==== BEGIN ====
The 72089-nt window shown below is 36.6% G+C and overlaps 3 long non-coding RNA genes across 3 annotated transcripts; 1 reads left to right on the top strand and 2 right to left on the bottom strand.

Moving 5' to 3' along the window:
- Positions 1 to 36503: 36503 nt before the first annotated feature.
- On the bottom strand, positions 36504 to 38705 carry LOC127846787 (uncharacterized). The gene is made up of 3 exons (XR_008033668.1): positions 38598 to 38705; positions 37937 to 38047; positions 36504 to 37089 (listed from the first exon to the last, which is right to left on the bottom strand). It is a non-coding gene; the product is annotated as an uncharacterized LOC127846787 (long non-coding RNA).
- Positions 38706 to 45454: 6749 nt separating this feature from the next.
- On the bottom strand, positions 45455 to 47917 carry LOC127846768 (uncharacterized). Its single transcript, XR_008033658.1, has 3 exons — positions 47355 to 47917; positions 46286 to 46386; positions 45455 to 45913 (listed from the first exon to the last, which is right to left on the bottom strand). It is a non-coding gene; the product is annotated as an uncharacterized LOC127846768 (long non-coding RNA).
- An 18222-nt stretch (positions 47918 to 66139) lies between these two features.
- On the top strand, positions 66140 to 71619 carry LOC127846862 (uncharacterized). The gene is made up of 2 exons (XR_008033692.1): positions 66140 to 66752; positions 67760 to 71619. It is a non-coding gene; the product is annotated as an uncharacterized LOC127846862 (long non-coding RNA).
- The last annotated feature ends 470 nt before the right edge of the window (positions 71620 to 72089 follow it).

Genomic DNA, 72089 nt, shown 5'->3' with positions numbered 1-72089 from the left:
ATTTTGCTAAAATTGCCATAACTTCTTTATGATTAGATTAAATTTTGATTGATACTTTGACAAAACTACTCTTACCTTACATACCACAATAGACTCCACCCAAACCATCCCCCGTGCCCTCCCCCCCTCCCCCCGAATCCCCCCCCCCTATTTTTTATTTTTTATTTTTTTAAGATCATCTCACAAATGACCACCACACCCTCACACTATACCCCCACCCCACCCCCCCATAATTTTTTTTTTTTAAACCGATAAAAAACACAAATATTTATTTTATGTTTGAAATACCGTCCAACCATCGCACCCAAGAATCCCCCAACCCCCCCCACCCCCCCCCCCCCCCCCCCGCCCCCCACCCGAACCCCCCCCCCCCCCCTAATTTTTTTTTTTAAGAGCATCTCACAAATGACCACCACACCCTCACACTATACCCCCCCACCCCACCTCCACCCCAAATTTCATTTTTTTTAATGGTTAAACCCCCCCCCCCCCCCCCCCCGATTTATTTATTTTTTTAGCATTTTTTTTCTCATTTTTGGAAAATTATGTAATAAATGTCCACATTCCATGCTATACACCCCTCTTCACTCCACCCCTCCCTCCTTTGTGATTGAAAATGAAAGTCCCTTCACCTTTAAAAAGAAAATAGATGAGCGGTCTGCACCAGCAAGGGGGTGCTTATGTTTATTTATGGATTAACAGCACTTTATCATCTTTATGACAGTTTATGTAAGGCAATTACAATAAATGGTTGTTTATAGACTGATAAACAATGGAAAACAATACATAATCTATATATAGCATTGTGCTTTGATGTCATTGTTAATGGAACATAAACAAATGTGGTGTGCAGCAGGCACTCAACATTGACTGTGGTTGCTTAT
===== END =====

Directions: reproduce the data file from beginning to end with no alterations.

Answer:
The 72089-nt window shown below is 36.6% G+C and overlaps 3 long non-coding RNA genes across 3 annotated transcripts; 1 reads left to right on the top strand and 2 right to left on the bottom strand.

Moving 5' to 3' along the window:
- Positions 1 to 36503: 36503 nt before the first annotated feature.
- On the bottom strand, positions 36504 to 38705 carry LOC127846787 (uncharacterized). The gene is made up of 3 exons (XR_008033668.1): positions 38598 to 38705; positions 37937 to 38047; positions 36504 to 37089 (listed from the first exon to the last, which is right to left on the bottom strand). It is a non-coding gene; the product is annotated as an uncharacterized LOC127846787 (long non-coding RNA).
- Positions 38706 to 45454: 6749 nt separating this feature from the next.
- On the bottom strand, positions 45455 to 47917 carry LOC127846768 (uncharacterized). Its single transcript, XR_008033658.1, has 3 exons — positions 47355 to 47917; positions 46286 to 46386; positions 45455 to 45913 (listed from the first exon to the last, which is right to left on the bottom strand). It is a non-coding gene; the product is annotated as an uncharacterized LOC127846768 (long non-coding RNA).
- An 18222-nt stretch (positions 47918 to 66139) lies between these two features.
- On the top strand, positions 66140 to 71619 carry LOC127846862 (uncharacterized). The gene is made up of 2 exons (XR_008033692.1): positions 66140 to 66752; positions 67760 to 71619. It is a non-coding gene; the product is annotated as an uncharacterized LOC127846862 (long non-coding RNA).
- The last annotated feature ends 470 nt before the right edge of the window (positions 71620 to 72089 follow it).

Genomic DNA, 72089 nt, shown 5'->3' with positions numbered 1-72089 from the left:
ATTTTGCTAAAATTGCCATAACTTCTTTATGATTAGATTAAATTTTGATTGATACTTTGACAAAACTACTCTTACCTTACATACCACAATAGACTCCACCCAAACCATCCCCCGTGCCCTCCCCCCCTCCCCCCGAATCCCCCCCCCCTATTTTTTATTTTTTATTTTTTTAAGATCATCTCACAAATGACCACCACACCCTCACACTATACCCCCACCCCACCCCCCCATAATTTTTTTTTTTTAAACCGATAAAAAACACAAATATTTATTTTATGTTTGAAATACCGTCCAACCATCGCACCCAAGAATCCCCCAACCCCCCCCACCCCCCCCCCCCCCCCCCCGCCCCCCACCCGAACCCCCCCCCCCCCCCTAATTTTTTTTTTTAAGAGCATCTCACAAATGACCACCACACCCTCACACTATACCCCCCCACCCCACCTCCACCCCAAATTTCATTTTTTTTAATGGTTAAACCCCCCCCCCCCCCCCCCCCGATTTATTTATTTTTTTAGCATTTTTTTTCTCATTTTTGGAAAATTATGTAATAAATGTCCACATTCCATGCTATACACCCCTCTTCACTCCACCCCTCCCTCCTTTGTGATTGAAAATGAAAGTCCCTTCACCTTTAAAAAGAAAATAGATGAGCGGTCTGCACCAGCAAGGGGGTGCTTATGTTTATTTATGGATTAACAGCACTTTATCATCTTTATGACAGTTTATGTAAGGCAATTACAATAAATGGTTGTTTATAGACTGATAAACAATGGAAAACAATACATAATCTATATATAGCATTGTGCTTTGATGTCATTGTTAATGGAACATAAACAAATGTGGTGTGCAGCAGGCACTCAACATTGACTGTGGTTGCTTAT